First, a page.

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Far-right German Politician Arrested After ‘Sieg Heil’ Salutes Heard

A legislator with the far-right Alternative für Deutschland (AfD) party was arrested on Monday on charges including displaying forbidden totalitarian symbols, with neighbours of his fraternity complaining of often hearing the Nazi “Sieg Heil” victory salute.

Newly elected Daniel Halemba, 22, was due to take up his seat in the Bavarian regional parliament later on Monday. He is a member of the Teutonia Prague student fraternity, whose premises were raided by police in September.

During the raid, officials said, they found forbidden symbols – Germany’s constitution forbids the display of symbols of totalitarian regimes such as the swastika – and neighbours complained of hearing “Sieg Heil” (Hail Victory) from inside.

A prosecution spokesperson said Halemba would be brought before court later on Monday or Tuesday. Charges include inciting racist abuse.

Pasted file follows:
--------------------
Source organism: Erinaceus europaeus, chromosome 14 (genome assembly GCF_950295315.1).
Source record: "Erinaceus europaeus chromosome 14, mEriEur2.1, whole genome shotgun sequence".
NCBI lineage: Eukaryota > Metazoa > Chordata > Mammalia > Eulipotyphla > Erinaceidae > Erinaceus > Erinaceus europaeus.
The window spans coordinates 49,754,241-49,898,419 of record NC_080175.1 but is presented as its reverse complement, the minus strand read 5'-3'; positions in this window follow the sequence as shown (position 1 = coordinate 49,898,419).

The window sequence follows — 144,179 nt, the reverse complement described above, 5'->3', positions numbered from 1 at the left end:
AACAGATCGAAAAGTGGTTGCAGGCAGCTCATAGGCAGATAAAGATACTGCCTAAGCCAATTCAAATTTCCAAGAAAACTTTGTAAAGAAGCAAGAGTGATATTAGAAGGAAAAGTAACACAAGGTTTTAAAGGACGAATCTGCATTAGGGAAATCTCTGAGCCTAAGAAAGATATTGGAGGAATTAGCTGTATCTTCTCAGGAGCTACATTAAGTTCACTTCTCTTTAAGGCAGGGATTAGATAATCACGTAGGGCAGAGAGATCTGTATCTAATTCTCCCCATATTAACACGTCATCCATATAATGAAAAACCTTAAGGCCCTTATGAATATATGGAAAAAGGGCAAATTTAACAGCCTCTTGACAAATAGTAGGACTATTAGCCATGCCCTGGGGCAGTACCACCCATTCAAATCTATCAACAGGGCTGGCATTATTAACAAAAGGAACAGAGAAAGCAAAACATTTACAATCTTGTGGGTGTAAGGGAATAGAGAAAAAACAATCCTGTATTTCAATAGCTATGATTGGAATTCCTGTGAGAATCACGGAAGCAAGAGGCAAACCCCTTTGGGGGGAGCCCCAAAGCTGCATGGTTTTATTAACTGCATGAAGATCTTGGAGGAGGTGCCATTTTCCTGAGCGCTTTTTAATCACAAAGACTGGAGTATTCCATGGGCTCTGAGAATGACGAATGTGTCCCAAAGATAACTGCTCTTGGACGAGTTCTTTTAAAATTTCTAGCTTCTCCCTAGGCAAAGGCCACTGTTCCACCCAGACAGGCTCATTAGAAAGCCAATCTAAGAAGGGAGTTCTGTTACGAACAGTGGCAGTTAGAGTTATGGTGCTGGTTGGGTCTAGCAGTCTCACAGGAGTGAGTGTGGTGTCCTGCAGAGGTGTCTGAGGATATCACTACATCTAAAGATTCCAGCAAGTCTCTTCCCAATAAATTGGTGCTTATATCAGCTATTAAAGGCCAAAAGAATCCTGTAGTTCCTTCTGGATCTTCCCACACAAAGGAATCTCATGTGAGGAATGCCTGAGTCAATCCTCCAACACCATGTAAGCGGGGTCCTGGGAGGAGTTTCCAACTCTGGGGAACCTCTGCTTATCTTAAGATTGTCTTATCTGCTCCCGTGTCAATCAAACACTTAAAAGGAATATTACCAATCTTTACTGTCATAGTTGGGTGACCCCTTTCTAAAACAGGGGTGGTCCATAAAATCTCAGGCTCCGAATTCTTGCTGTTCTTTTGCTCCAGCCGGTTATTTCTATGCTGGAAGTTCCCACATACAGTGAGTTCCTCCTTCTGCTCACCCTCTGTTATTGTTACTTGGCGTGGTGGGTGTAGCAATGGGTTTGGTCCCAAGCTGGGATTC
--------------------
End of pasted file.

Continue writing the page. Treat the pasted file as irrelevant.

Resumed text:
A national conversation that is increasingly dominated by discussion of migration has helped the AfD to a series of strong electoral showings far beyond its old heartlands in the post-industrial east, with voters seemingly unperturbed by its rightward drift.

The party, second in polls in several eastern states, achieved record results in the western states of Bavaria and Hesse on 8 October.

The party and its youth wing are under observation in several states, with prominent figures such as the lead European parliament candidate Maximilian Krah comparing immigration to colonialism and stating that “oriental landgrabs” lead to “sexual abuse of European girls”.

Halemba, who joined the fraternity as a law student in Würzburg, has named Björn Höcke, leader of the AfD’s far-right wing, as his political role model.

“They want to arrest me, an elected state parliament member, three days before I take my seat, using a totally lawless arrest warrant,” said Halemba in a video shared on his lawyer’s Telegram channel.

Germany’s fraternities, many of which date back to the country’s first unification in the 19th century, are notorious for their conservative, often nationalistic philosophy.

Source : The Guardian